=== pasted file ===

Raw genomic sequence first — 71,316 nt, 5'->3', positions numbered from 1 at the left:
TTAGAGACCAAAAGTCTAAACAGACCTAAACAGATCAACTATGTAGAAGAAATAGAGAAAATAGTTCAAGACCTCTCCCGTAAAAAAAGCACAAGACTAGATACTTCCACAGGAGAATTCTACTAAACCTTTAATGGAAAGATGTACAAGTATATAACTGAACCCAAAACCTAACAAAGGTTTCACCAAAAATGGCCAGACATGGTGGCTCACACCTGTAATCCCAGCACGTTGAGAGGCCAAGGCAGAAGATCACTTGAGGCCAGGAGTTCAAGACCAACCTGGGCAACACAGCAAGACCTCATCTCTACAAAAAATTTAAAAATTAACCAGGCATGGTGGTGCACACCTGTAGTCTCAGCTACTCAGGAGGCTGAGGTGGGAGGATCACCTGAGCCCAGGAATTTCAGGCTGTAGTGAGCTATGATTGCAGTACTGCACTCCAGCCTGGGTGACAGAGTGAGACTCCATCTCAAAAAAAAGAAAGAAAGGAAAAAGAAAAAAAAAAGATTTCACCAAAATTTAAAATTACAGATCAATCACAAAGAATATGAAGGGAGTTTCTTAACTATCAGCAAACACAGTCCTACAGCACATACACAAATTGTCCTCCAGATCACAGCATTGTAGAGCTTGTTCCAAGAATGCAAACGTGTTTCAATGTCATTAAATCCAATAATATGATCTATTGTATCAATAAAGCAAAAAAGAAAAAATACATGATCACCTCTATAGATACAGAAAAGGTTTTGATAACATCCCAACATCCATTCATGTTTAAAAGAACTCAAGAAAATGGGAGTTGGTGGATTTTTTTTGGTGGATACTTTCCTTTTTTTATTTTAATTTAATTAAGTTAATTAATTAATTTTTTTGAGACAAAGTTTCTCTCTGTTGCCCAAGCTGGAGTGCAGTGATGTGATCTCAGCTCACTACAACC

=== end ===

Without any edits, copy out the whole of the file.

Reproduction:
Raw genomic sequence first — 71,316 nt, 5'->3', positions numbered from 1 at the left:
TTAGAGACCAAAAGTCTAAACAGACCTAAACAGATCAACTATGTAGAAGAAATAGAGAAAATAGTTCAAGACCTCTCCCGTAAAAAAAGCACAAGACTAGATACTTCCACAGGAGAATTCTACTAAACCTTTAATGGAAAGATGTACAAGTATATAACTGAACCCAAAACCTAACAAAGGTTTCACCAAAAATGGCCAGACATGGTGGCTCACACCTGTAATCCCAGCACGTTGAGAGGCCAAGGCAGAAGATCACTTGAGGCCAGGAGTTCAAGACCAACCTGGGCAACACAGCAAGACCTCATCTCTACAAAAAATTTAAAAATTAACCAGGCATGGTGGTGCACACCTGTAGTCTCAGCTACTCAGGAGGCTGAGGTGGGAGGATCACCTGAGCCCAGGAATTTCAGGCTGTAGTGAGCTATGATTGCAGTACTGCACTCCAGCCTGGGTGACAGAGTGAGACTCCATCTCAAAAAAAAGAAAGAAAGGAAAAAGAAAAAAAAAAGATTTCACCAAAATTTAAAATTACAGATCAATCACAAAGAATATGAAGGGAGTTTCTTAACTATCAGCAAACACAGTCCTACAGCACATACACAAATTGTCCTCCAGATCACAGCATTGTAGAGCTTGTTCCAAGAATGCAAACGTGTTTCAATGTCATTAAATCCAATAATATGATCTATTGTATCAATAAAGCAAAAAAGAAAAAATACATGATCACCTCTATAGATACAGAAAAGGTTTTGATAACATCCCAACATCCATTCATGTTTAAAAGAACTCAAGAAAATGGGAGTTGGTGGATTTTTTTTGGTGGATACTTTCCTTTTTTTATTTTAATTTAATTAAGTTAATTAATTAATTTTTTTGAGACAAAGTTTCTCTCTGTTGCCCAAGCTGGAGTGCAGTGATGTGATCTCAGCTCACTACAACC